BY THE IONIAN SEA
NOTES OF A RAMBLE IN SOUTHERN ITALY
This is the third day of sirocco, heavy-clouded, sunless. All the colour has gone out of Naples; the streets are dusty and stifling. I long for the mountains and the sea.
To-morrow I shall leave by the Messina boat, which calls at Paola. It is now more than a twelvemonth since I began to think of Paola, and an image of the place has grown in my mind. I picture a little marina; a yellowish little town just above; and behind, rising grandly, the long range of mountains which guard the shore of Calabria. Paola has no special interest that I know of, but it is the nearest point on the coast to Cosenza, which has interest in abundance; by landing here I make a modestly adventurous beginning of my ramble in the South. At Paola foreigners are rare; one may count upon new impressions, and the journey over the hills will be delightful.
Were I to lend ear to the people with whom I am staying, here in the Chiatamone, I should either abandon my project altogether or set forth with dire misgivings. They are Neapolitans of the better class; that is to say, they have known losses, and talk of their former happiness, when they lived on the Chiaia and had everything handsome about them. The head of the family strikes me as a typical figure; he is an elderly man, with a fine head, a dignified presence, and a coldly courteous demeanour. By preference he speaks French, and his favourite subject is Paris. One observes in him something like disdain for his own country, which in his mind is associated only with falling fortunes and loss of self-respect. The cordial Italian note never sounds in his talk. The signora (also a little ashamed of her own language) excites herself about taxation—as well she may—and dwells with doleful vivacity on family troubles. Both are astonished at my eccentricity and hardiness in undertaking a solitary journey through the wild South. Their geographical notions are vague; they have barely heard of Cosenza or of Cotrone, and of Paola not at all; it would as soon occur to them to set out for Morocco as for Calabria. How shall I get along with people whose language is a barbarous dialect? Am I aware that the country is in great part pestilential?—la febbre! Has no one informed me that in autumn snows descend, and bury everything for months? It is useless to explain that I only intend to visit places easily accessible, that I shall travel mostly by railway, and that if disagreeable weather sets in I shall quickly return northwards. They look at me dubiously, and ask themselves (I am sure) whether I have not some more tangible motive than a lover of classical antiquity. It ends with a compliment to the enterprising spirit of the English race.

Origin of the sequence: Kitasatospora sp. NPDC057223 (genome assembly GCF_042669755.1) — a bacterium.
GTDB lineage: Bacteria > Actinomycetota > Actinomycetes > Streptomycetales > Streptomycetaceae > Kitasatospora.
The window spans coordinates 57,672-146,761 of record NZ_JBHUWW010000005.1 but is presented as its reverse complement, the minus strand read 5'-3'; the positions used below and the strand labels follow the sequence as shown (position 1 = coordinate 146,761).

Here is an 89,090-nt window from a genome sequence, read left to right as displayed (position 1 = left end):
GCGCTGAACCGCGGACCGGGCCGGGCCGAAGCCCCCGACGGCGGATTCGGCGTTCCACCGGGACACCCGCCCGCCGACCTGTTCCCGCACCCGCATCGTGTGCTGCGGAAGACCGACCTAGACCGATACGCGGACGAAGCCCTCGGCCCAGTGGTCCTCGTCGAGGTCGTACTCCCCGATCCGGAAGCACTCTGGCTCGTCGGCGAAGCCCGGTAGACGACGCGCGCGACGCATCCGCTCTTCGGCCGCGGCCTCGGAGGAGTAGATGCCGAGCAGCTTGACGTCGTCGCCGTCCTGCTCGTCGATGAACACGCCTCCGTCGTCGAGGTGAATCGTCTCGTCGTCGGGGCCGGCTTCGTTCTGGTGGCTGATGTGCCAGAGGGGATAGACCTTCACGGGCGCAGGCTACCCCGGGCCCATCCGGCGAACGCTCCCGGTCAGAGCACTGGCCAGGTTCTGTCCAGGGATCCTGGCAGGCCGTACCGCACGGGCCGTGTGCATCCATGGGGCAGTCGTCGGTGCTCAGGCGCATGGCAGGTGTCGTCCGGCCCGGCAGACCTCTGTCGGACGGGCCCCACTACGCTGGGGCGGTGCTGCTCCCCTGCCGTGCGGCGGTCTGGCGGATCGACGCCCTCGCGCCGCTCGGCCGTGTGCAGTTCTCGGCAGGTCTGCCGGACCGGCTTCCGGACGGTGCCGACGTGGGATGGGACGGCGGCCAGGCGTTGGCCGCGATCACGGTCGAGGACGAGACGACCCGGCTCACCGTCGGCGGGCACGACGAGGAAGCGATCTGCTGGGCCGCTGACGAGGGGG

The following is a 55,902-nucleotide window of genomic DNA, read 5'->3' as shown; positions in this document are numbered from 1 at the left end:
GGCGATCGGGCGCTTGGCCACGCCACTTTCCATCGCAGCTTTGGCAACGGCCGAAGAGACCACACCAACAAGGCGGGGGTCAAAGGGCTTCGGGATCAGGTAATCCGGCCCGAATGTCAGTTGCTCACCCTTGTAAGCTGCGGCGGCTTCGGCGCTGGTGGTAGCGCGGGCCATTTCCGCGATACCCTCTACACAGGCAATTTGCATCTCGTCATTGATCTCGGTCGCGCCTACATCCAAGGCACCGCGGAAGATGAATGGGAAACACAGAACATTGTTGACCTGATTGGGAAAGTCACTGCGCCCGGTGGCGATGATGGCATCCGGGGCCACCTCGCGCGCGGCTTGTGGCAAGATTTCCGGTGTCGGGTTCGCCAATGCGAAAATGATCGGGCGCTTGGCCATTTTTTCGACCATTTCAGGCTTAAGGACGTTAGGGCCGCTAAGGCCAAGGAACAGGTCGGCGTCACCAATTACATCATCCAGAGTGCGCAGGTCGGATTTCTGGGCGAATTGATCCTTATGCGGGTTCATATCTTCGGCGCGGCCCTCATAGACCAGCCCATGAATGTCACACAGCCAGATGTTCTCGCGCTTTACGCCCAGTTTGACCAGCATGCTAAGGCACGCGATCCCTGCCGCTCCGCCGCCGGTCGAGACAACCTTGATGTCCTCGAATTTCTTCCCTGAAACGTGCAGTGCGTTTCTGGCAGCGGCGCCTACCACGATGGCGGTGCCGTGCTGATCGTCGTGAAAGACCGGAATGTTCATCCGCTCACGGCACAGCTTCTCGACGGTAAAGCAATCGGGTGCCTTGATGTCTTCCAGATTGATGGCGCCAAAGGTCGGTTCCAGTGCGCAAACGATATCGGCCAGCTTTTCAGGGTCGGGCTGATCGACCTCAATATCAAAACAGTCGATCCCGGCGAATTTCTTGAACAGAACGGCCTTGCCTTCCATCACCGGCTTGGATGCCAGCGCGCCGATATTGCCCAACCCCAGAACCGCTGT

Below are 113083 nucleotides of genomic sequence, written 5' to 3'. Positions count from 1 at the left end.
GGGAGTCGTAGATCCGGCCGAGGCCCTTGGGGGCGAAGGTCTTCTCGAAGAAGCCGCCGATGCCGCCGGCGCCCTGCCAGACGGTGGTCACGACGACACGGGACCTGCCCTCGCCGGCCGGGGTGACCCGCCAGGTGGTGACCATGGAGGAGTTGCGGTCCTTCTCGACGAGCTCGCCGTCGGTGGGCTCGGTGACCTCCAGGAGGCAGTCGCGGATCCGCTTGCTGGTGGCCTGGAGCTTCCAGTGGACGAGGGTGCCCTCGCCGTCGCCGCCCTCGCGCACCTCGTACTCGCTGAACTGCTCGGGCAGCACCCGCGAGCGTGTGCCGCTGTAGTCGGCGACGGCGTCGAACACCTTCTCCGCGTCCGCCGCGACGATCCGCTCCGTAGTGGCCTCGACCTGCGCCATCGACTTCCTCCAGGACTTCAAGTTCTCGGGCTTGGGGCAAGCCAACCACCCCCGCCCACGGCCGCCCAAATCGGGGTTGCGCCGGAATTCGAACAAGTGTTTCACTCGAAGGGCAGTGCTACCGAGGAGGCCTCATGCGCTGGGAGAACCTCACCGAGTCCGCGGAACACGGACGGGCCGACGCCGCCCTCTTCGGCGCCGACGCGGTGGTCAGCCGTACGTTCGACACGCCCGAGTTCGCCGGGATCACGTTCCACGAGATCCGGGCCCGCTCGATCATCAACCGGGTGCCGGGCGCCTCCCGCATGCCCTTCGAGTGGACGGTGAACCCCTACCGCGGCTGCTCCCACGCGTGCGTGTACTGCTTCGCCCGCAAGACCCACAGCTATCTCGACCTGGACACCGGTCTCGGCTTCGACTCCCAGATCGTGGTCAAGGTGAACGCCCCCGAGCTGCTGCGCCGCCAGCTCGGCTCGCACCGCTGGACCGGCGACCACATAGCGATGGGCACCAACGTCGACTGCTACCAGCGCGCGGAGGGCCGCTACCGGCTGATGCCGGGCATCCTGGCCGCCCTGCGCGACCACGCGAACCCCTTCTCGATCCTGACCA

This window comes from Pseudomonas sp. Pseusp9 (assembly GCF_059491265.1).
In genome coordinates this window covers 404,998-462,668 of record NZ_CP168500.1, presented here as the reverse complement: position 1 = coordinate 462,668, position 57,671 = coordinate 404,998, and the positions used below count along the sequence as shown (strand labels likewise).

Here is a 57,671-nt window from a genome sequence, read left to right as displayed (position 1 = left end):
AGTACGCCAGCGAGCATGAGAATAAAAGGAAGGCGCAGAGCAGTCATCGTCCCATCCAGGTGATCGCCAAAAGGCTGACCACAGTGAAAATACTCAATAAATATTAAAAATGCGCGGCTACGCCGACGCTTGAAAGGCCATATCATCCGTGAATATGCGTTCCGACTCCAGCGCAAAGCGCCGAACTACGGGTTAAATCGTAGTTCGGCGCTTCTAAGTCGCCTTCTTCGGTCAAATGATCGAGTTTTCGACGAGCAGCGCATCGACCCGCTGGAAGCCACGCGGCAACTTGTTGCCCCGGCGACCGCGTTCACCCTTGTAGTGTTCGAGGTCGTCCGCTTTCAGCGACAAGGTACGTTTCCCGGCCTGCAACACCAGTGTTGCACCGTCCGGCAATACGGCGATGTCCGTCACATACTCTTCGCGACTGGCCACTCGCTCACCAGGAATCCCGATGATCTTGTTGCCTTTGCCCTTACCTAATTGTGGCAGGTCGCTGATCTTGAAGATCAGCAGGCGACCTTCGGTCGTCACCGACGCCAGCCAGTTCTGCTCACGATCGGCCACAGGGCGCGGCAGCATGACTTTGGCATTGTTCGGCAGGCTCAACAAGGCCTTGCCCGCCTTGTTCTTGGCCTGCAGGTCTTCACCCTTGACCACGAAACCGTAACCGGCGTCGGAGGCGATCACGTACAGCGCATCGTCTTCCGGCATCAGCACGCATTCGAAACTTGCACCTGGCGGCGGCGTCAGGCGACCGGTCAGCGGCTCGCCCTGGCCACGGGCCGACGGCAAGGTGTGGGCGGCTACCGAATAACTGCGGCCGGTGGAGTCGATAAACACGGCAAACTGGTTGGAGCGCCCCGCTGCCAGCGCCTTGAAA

I have purchases to make, business to settle, and I must go hither and thither about the town. Sirocco, of course, dusks everything to cheerless grey, but under any sky it is dispiriting to note the changes in Naples. Lo sventramento (the disembowelling) goes on, and regions are transformed. It is a good thing, I suppose, that the broad Corso Umberto I. should cut a way through the old Pendino; but what a contrast between that native